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Monday, 21 March 2011

Strange Vegetable

Do you know what this vegetable is?

I would be incredibly impressed if you did! 

I don't think I've ever seen it before, nor can I say I've eaten it before! 

It arrived last week with my organic food box which I get delivered every week. I saw it on the list and thought I would leave it there, as there is no best way to try new things, than to... well.. try new things. 

Kohl Rabi is what it is. Kohl Rabi (aka German turnip), is a relative of the Cabbage family. It can be raw or cooked, and has a similar taste to that of a broccoli stem or cabbage heart. While this is important to know (and thank you to Wikipedia for being my source of knowledge) my priority is to find a recipe to pleasantly digest this alien of a vegetable. 

The best recipe I found was a Kohl Slaw dish found at Easy Peasy Organic via Foodgawker.

I'll have to make a few small exception to the dressing that I use (clementines and lemon instead of grapefruit, and egg-free mayo), but hope it will be a refreshing salad to add to my recipe repertoire. 

If you've had any experience using Kohl Rabi, I would love to hear about it. I'll be making whatever it may be in 24-hours. 

Until then... keep smiling :)


  1. Hi! I'm French and I'm living in Germany, and a Kohlrabi is something very very usual here :)your post is very funny for me :) My favorite easy recipes: 1) cooked in salted water like a potatoe and then with "bechamel" sauce. or 2) crude in little pieces in a green salad. or 3) thinly sliced, braded and then fried.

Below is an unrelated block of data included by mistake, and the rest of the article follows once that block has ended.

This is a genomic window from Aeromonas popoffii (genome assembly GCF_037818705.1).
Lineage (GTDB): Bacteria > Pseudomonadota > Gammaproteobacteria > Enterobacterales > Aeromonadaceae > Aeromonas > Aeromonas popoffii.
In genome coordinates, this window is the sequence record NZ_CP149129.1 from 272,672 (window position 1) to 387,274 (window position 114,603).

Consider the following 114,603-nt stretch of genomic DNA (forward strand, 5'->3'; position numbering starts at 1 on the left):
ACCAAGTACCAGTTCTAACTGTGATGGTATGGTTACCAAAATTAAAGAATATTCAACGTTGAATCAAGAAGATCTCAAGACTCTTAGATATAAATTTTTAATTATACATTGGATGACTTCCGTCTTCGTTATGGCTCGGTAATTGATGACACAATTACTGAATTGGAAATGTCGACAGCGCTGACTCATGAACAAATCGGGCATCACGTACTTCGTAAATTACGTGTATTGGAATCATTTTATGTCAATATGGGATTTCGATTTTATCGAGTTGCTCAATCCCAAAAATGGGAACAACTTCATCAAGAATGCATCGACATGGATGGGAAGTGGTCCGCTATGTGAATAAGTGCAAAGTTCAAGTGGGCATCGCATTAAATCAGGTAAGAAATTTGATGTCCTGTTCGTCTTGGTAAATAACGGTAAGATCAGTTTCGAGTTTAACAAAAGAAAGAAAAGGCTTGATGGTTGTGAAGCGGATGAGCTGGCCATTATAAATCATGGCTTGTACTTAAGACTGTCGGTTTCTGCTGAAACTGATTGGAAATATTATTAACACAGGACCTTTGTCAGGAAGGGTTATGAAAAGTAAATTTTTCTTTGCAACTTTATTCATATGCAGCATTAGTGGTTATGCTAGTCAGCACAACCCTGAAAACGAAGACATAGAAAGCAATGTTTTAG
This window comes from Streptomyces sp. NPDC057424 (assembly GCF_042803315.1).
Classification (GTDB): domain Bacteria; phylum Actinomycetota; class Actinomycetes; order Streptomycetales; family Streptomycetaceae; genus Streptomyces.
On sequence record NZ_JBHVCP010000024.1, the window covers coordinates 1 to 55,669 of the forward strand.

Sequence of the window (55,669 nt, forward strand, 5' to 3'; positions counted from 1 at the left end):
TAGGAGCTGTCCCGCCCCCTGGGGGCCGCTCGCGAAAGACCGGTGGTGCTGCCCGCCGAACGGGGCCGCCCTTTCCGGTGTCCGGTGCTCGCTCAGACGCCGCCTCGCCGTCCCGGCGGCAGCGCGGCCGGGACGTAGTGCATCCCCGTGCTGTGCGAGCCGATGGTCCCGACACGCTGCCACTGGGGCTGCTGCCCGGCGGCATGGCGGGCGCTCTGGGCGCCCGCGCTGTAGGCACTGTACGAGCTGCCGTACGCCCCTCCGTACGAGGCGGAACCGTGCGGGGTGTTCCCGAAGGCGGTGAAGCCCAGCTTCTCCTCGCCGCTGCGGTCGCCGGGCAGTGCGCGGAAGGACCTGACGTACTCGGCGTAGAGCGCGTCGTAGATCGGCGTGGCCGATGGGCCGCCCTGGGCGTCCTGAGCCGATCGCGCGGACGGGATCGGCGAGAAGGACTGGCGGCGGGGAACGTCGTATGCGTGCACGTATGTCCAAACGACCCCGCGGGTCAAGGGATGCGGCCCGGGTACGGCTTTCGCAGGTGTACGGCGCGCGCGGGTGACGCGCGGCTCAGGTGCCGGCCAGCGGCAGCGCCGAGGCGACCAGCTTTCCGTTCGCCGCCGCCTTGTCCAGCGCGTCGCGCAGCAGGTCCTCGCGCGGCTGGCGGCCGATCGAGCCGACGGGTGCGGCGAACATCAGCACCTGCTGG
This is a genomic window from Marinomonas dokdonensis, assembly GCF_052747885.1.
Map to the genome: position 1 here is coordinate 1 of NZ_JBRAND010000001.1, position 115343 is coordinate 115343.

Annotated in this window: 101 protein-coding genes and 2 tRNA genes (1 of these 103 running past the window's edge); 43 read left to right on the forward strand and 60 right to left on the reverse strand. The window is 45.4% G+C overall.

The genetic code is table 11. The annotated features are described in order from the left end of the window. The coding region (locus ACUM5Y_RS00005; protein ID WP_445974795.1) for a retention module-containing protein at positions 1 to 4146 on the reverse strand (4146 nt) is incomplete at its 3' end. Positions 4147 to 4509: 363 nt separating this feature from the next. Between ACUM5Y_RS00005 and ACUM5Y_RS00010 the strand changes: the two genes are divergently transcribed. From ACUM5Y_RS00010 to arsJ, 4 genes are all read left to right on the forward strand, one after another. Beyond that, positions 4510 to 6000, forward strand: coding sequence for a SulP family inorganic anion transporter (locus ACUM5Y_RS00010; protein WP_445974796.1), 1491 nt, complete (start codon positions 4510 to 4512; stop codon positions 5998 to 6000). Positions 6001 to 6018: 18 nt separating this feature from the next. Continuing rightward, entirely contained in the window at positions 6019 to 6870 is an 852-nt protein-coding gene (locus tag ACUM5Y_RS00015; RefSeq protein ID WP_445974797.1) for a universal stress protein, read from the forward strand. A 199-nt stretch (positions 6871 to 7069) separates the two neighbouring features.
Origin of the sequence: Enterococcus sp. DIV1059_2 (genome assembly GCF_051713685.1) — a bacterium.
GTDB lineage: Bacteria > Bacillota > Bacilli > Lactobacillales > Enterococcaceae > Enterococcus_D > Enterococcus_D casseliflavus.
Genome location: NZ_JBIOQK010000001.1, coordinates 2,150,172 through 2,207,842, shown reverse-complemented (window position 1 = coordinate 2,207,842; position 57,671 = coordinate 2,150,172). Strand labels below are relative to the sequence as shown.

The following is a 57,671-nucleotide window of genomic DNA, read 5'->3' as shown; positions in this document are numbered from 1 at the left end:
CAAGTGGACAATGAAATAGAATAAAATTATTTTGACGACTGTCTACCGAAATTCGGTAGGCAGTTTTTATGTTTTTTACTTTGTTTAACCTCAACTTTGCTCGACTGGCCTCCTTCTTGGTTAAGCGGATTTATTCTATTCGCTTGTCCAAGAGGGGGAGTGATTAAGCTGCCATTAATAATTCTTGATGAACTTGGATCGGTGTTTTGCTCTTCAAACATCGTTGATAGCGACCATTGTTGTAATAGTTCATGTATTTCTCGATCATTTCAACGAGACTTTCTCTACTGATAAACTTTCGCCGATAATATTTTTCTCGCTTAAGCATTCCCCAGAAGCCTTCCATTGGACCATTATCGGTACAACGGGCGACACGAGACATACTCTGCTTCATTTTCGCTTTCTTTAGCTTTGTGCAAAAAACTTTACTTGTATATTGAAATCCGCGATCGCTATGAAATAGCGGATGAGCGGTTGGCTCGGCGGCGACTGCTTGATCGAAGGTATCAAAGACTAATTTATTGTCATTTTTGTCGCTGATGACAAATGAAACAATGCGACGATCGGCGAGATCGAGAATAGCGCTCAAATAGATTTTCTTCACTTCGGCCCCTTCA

enjoy ♥

  2. PS: of course, you have to cut the leaves and the hard skin before cooking!!!

  3. i saw it on iron chef once- good luck!

  4. @ Frédélimaliya, I'm glad you could have a giggle. And thank you for your suggestions!!! I'm in the UK, so very close to you, but I've only lived here for two years from Australia, and I've never seen it before. Thanks for letting me know I had to peel it - that could have been interesting! :)

  5. My folks grew these in our garden when I was growing up. I don't think they ever made it into recipes, because they didn't last that long. Peel it, sprinkle it with salt, and eat it. Preferably while sitting out back in the sunlight, watching the birds at the feeder. Bonus points if you are planning a raid on the raspberry bushes at the same time. :)

  6. @ Melissa, as soon as I read your comment, I thought hang on.. could this be used as a substitute to unripe papaya?? Yes it can! I used it in one of my favorite Thai dishes, and it tasted so authentic! I'll do a post on it soon!